A new approach to photovoltaic panels

This schematic shows the components of the optical rectenna developed at the Georgia Institute of Technology. Credit: Thomas Bougher, Georgia Tech

A carbon nanotube optical rectenna converts green laser light to electricity in the laboratory of Baratunde Cola at the Georgia Institute of Technology. Credit: Rob Felt, Georgia Tech

Present photovoltaic panels today are made from silicon, exploiting its semiconductor properties to absorb photons and mobilising electrons (a phenomenon that was discovered almost 200 years ago, in 1839 by Bequerel, and explained by Einstein who actually got the Nobel Prize for this, and not for his relativity theory...).

Carbon is also a semiconductor and scientists at the Georgia Institute of Technology have just reported they found a way to use it for converting light into electricity.

They have used carbon nanotubes, billions of them, each one embedding a rectifier (a diode). They work as antennas (rectenna, the name bestowed...). Light is both a beam of particle and a wave, at the same time depending how you decide to look at it (magic on quantum physics). Here we are exploiting the wave characteristics. Waves are captured by billions of rectennas structured into arrays and they induce an oscillation of electrons that through the rectifiers is transformed into a direct current (DC). Each rectifiers switches at petahertz rates (in synch with lightwave "frequency").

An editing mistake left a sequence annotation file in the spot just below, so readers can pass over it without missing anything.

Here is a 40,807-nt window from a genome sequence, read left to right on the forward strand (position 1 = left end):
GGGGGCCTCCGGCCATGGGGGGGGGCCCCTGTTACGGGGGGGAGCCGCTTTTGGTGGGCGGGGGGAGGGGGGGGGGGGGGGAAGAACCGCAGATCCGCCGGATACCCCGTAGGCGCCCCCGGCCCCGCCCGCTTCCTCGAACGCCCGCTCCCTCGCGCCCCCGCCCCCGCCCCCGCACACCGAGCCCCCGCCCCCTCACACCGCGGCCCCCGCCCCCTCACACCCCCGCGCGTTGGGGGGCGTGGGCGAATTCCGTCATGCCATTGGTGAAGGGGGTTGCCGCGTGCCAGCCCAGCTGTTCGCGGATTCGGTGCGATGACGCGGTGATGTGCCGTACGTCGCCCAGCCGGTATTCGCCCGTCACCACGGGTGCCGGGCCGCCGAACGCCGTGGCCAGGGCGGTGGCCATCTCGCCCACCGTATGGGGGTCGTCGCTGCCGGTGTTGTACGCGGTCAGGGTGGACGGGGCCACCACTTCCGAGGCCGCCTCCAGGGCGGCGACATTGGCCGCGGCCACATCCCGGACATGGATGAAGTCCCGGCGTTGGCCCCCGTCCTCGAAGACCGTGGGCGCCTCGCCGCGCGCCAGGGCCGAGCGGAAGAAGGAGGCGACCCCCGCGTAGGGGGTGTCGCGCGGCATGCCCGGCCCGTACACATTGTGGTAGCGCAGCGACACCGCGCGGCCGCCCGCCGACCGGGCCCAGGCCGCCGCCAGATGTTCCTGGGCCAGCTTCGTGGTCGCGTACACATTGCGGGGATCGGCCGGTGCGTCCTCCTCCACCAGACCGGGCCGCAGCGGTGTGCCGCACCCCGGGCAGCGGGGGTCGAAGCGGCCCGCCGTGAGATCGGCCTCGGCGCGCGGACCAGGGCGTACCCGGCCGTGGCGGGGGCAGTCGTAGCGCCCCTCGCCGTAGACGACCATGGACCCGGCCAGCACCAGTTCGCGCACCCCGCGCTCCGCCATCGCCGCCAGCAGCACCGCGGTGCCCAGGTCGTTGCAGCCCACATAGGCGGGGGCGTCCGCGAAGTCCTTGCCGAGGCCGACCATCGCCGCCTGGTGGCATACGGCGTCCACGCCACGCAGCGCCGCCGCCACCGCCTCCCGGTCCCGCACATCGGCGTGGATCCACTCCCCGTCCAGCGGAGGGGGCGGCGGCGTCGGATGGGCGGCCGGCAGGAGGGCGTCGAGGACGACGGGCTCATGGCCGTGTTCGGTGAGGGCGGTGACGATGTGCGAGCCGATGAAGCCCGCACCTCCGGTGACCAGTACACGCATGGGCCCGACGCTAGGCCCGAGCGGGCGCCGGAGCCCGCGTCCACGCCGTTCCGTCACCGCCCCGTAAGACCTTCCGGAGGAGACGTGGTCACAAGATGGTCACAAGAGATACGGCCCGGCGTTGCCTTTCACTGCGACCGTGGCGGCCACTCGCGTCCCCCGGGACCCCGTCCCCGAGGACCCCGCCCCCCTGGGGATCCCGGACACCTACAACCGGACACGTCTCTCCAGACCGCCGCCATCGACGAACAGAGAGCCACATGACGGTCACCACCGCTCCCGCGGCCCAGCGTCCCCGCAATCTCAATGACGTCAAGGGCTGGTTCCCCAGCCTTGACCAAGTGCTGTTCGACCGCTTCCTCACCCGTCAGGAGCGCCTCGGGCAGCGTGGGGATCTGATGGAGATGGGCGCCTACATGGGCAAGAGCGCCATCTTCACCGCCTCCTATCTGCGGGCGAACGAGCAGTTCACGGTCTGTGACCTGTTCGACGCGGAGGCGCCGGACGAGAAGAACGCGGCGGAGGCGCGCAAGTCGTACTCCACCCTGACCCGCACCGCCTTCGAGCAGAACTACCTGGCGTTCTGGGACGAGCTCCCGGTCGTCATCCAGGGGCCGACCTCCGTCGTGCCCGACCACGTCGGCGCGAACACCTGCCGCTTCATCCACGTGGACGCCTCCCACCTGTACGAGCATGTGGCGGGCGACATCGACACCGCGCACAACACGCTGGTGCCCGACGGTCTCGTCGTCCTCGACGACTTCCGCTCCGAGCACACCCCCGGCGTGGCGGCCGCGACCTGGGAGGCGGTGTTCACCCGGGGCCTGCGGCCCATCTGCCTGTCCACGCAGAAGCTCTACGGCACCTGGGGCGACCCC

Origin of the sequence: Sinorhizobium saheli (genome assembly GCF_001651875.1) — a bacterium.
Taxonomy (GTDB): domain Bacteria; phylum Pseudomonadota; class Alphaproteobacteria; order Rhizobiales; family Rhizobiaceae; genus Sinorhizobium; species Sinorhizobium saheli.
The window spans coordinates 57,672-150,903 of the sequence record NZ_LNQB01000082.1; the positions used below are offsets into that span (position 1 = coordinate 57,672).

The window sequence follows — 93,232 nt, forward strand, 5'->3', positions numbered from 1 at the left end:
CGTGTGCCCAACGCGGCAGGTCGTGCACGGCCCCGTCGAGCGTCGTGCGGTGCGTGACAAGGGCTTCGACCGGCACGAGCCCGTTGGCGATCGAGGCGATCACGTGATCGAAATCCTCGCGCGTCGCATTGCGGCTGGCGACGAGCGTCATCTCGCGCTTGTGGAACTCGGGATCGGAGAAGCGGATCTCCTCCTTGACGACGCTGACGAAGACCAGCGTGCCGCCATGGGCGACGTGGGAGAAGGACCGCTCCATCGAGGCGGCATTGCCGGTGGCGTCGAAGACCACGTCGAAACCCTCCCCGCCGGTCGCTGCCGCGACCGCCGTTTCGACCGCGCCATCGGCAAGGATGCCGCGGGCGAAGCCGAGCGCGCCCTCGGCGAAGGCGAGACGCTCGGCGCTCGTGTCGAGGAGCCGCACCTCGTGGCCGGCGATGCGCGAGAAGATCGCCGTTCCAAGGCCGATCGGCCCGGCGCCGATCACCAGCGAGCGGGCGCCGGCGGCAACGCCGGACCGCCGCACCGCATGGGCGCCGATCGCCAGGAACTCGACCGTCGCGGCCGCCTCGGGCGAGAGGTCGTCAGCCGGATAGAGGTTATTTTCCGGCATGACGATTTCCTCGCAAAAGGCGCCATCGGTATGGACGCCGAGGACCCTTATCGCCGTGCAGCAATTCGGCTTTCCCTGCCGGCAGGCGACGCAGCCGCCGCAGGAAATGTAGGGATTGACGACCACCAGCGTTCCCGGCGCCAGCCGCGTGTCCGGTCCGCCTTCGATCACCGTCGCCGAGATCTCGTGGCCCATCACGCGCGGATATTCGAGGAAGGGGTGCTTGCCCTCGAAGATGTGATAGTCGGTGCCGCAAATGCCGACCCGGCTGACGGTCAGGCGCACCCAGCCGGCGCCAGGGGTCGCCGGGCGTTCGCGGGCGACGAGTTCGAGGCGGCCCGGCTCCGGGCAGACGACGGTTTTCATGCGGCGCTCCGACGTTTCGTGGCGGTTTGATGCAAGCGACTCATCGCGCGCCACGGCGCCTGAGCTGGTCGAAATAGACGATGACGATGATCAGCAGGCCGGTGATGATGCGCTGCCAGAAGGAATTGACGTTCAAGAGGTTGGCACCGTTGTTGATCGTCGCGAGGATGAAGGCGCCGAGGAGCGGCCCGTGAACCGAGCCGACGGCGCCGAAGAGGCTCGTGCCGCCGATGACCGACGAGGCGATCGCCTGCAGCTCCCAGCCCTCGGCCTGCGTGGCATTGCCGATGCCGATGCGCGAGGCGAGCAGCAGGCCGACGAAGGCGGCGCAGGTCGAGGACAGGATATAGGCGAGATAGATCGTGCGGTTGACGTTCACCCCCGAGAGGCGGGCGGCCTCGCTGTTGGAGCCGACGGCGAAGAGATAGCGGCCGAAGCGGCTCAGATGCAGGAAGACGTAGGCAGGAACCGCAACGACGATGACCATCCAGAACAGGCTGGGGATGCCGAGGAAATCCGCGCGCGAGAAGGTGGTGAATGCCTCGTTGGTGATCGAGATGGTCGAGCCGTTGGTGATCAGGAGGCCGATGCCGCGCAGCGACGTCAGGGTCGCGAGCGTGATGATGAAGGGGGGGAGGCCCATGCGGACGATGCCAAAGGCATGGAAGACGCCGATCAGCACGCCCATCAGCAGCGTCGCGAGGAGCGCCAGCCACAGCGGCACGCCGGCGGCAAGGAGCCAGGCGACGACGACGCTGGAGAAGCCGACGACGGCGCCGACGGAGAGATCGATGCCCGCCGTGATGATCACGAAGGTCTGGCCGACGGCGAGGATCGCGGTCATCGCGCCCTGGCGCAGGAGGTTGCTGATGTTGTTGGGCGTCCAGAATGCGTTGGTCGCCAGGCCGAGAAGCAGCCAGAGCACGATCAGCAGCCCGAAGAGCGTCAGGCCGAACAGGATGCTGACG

So far the efficiency is around 1%, much lower than current silicon based photovoltaic panels, but researchers believe they will be able to perfect this technology. They expect to be able to create solar panels that will dissipate less heat, have higher efficiency and, most crucially, can cost ten times less than current commercial photovoltaic panels.

This just show another application of carbon nanotubes and it is part of the global effort to substitute silicon with carbon. They are both semiconductors, have the same chemical/physical characteristics since they both have 4 electrons and for "holes" in their atomic outer orbit but carbon is less stable, so it is more difficult to control. This is why only in these last few years, with the bettering of technology, researchers feel they will be able to "tame" the carbon in a way that exploits its lower stability, which turns out to be a side effect of the lower level of energy that can affect it. This lower energy both leads to lower stability and less power requirement to use it, which is actually the holy grail being pursued: faster operation at less energy cost.

Author - Roberto Saracco

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